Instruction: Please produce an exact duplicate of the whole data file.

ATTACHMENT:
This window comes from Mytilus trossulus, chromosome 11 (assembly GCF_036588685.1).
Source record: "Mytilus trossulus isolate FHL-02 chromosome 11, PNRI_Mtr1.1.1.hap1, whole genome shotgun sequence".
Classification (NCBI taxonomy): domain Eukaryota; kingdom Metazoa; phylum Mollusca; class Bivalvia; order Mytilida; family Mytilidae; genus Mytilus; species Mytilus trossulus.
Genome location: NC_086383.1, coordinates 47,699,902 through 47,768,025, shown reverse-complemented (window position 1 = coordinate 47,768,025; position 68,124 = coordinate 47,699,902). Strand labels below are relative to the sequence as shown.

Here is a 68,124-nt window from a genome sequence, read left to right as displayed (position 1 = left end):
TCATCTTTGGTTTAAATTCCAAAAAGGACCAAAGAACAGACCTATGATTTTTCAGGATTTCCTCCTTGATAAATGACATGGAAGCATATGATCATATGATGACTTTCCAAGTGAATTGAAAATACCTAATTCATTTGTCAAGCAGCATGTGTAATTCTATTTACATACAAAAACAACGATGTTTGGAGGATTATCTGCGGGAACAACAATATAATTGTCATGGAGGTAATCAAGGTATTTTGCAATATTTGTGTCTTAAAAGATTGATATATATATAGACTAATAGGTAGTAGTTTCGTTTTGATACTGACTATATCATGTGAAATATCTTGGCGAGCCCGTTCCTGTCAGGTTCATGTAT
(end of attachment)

This window comes from Mytilus trossulus, chromosome 11 (assembly GCF_036588685.1).
Source record: "Mytilus trossulus isolate FHL-02 chromosome 11, PNRI_Mtr1.1.1.hap1, whole genome shotgun sequence".
Classification (NCBI taxonomy): domain Eukaryota; kingdom Metazoa; phylum Mollusca; class Bivalvia; order Mytilida; family Mytilidae; genus Mytilus; species Mytilus trossulus.
Genome location: NC_086383.1, coordinates 47,699,902 through 47,768,025, shown reverse-complemented (window position 1 = coordinate 47,768,025; position 68,124 = coordinate 47,699,902). Strand labels below are relative to the sequence as shown.

Here is a 68,124-nt window from a genome sequence, read left to right as displayed (position 1 = left end):
TCATCTTTGGTTTAAATTCCAAAAAGGACCAAAGAACAGACCTATGATTTTTCAGGATTTCCTCCTTGATAAATGACATGGAAGCATATGATCATATGATGACTTTCCAAGTGAATTGAAAATACCTAATTCATTTGTCAAGCAGCATGTGTAATTCTATTTACATACAAAAACAACGATGTTTGGAGGATTATCTGCGGGAACAACAATATAATTGTCATGGAGGTAATCAAGGTATTTTGCAATATTTGTGTCTTAAAAGATTGATATATATATAGACTAATAGGTAGTAGTTTCGTTTTGATACTGACTATATCATGTGAAATATCTTGGCGAGCCCGTTCCTGTCAGGTTCATGTAT